5 Voiceover Reality Checks by Dan Hurst

Dan says – don’t “jump on the wail wagon” and think that making a living in the voiceover business is impossible. You can still do this creative and interesting work and make enough to live comfortably, pay for extras and retire.

You just need to know what you do well and cultivate lasting relationships. Oh, there is more to it than that, but this is a start!

Here is a recent article by Dan with more details!


The Gig Economy – is it working?

The Internet is an amazing tool. It can connect people who need services with people who have those services to offer. But, it can also overwhelm you if you don’t know what it is you offer. The Internet and mobile apps have opened up a seemingly endless stream of opportunities for people wanting the flexibility to earn rent money, while affording job flexibility.

But do you use these options to get you started and move on to making a living doing voiceovers? What is your goal? Most new voiceover people want to get into the business to make money. Didn’t used to be that way – voiceover work was a full-time job and not really considered acting. Announcers, disk jockeys and newscasters were employed by radio and TV stations.

Actors wanted to act and were willing to work whatever flexible jobs they could find so that they could hone their craft and pay their dues – hoping for that big break so that they could quit the service job.

As the radio and TV stations contracted and tossed their full-time talent out into the street, they decided to make the jump into voice acting – but now with the expectation of making money – which they had become used to. They didn’t want to wait tables in order to do so.

Then came the Internet and digital technology opened the flood gates.

Uber used to be your only option, but not anymore. But is the Gig Economy working? Read this great article in The New Yorker today about the gig economy. Long, but very interesting.


What’s a Buyout and Should I do it?

Another great article from Edge Studio touching on one of the most important parts of the VO Biz – negotiating and understanding what it is your voice will be doing for your client.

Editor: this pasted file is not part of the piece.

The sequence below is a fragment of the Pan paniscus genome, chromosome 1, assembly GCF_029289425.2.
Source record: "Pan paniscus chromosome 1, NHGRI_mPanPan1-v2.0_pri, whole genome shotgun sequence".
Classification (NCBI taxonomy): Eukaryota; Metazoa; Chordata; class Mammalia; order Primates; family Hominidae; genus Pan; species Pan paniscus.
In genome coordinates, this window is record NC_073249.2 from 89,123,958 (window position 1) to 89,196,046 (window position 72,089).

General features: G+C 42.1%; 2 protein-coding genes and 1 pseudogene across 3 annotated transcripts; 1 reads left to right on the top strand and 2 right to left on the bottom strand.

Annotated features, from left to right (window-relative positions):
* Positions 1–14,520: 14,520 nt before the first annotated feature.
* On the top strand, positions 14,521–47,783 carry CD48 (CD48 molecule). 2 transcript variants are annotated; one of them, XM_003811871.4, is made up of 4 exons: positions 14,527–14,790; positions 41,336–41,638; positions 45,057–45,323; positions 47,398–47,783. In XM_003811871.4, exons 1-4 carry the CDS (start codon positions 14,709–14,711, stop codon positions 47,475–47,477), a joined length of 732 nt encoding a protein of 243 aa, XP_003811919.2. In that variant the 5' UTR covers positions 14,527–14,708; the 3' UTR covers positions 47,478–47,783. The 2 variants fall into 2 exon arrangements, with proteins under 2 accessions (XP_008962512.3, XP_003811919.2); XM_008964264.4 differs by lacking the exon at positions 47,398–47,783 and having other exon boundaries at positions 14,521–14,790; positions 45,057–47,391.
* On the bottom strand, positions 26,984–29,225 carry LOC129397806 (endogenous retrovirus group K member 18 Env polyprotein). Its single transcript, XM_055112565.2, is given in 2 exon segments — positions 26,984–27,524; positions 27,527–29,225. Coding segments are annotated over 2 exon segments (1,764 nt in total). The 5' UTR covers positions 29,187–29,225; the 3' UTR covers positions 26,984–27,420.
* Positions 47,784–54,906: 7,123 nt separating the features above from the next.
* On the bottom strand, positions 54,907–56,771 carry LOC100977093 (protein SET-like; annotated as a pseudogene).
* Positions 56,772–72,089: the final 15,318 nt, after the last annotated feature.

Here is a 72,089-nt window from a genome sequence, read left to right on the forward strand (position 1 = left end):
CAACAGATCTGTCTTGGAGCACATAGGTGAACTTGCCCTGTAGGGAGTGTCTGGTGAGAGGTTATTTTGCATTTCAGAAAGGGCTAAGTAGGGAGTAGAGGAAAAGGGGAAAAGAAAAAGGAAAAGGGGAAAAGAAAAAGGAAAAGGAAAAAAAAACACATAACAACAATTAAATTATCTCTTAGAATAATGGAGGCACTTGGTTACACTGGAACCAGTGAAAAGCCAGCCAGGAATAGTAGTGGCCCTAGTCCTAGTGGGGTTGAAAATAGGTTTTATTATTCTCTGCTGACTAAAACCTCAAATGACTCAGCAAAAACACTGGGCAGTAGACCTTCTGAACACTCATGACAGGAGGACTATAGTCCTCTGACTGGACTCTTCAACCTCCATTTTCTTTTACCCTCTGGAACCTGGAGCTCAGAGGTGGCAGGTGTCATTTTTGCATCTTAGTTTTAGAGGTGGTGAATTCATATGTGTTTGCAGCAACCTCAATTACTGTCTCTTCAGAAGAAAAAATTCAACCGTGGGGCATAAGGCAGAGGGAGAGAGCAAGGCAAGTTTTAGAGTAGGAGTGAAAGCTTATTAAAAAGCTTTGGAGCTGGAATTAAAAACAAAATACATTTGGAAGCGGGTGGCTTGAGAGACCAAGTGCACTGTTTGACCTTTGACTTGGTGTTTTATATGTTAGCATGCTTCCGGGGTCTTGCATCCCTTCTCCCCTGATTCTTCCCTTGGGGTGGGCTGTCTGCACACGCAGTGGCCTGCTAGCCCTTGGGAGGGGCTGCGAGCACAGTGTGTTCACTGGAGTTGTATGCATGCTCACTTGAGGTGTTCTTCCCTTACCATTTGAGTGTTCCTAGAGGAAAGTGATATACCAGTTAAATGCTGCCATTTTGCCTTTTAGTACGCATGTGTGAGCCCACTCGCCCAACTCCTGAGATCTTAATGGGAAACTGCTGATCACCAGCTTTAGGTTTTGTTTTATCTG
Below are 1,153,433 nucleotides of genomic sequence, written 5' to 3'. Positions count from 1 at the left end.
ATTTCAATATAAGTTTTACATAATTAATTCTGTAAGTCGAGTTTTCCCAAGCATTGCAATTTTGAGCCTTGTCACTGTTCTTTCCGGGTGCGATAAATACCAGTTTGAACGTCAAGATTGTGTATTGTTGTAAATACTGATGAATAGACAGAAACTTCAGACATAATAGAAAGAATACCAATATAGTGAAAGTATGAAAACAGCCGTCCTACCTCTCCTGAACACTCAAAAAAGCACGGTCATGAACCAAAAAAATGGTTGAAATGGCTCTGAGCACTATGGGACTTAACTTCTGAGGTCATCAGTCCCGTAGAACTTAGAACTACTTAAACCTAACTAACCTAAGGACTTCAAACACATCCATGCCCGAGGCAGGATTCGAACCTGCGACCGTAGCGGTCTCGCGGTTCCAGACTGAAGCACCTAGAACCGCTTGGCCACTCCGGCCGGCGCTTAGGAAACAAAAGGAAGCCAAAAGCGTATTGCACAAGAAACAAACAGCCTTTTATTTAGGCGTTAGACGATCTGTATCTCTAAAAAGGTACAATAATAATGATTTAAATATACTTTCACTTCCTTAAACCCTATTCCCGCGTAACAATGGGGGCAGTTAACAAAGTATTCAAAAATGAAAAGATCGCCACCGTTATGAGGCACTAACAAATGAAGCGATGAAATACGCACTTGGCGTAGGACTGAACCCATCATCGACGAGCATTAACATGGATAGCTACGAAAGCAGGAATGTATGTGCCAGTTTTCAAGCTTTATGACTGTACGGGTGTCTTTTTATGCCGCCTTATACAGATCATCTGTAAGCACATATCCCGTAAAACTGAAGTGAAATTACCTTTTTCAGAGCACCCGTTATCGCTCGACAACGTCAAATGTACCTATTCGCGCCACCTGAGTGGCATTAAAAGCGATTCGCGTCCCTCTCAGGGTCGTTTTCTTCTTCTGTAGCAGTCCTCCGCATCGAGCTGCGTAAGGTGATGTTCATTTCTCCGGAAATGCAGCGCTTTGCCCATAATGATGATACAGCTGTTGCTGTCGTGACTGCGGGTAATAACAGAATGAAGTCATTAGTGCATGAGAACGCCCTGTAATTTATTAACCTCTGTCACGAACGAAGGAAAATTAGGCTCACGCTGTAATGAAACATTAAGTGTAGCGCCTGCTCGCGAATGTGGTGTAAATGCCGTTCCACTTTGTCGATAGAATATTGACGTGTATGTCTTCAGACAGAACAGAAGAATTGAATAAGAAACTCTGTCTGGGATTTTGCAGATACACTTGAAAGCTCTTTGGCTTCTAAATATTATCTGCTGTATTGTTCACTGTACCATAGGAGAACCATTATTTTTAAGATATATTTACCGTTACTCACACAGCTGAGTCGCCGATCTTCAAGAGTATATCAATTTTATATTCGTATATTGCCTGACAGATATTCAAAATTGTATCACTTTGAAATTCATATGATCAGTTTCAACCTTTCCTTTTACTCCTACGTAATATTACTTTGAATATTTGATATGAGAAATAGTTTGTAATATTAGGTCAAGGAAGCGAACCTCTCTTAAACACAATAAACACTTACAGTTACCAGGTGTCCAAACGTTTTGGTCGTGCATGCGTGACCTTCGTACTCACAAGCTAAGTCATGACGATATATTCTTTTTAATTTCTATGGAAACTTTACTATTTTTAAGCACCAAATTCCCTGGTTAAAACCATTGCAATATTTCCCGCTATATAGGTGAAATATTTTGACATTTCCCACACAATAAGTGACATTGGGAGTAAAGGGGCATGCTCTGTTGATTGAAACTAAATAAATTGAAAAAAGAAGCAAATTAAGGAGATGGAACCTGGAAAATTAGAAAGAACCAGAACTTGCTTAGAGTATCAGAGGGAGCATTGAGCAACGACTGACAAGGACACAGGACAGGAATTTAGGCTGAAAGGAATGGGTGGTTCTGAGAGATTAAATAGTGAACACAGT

A client will ask you for a buyout, which may or may not be a good idea. You need to think beyond any money that is being offered and think about the potential usage of the voice track.

Eyeballs and Shelf-life!

How many people will see/hear what you do? And for how long?

Here is the article for your reading pleasure…

At what point are you selling a valuable service for a simple, fairly valued price, and when do you begin to sell your soul?


It’s Not Easy Money!

Voiceover work is not Easy Money and even if you have some talent for the work it takes some time to break in.

It doesn’t have to break the bank to figure out if you fit and where, but even once you figure that out, it takes time to develop your contacts and reputation.

If you have a demo and are struggling with winning auditions, come join a new Workout group I am starting up. This is not for beginners.

First one is April 25, 2017. On Facebook? Click this link for the Information. Not on Facebook? Drop me a note and I’ll give you the details.


Twisted Wave Debreathing Tutorial

My friend Christi Bowen is an expert at Twisted Wave (one of the many audio recording software programs voiceover folk use) and has created this little tutorial on how to use presets to “automatically” reduce the amplitude of the breaths in a long recording.

Not remove the breath entirely, but reduce the sound of the breath.

This is NOT a beginner tutorial or for someone who is not very skilled with editing and some basic audio concepts.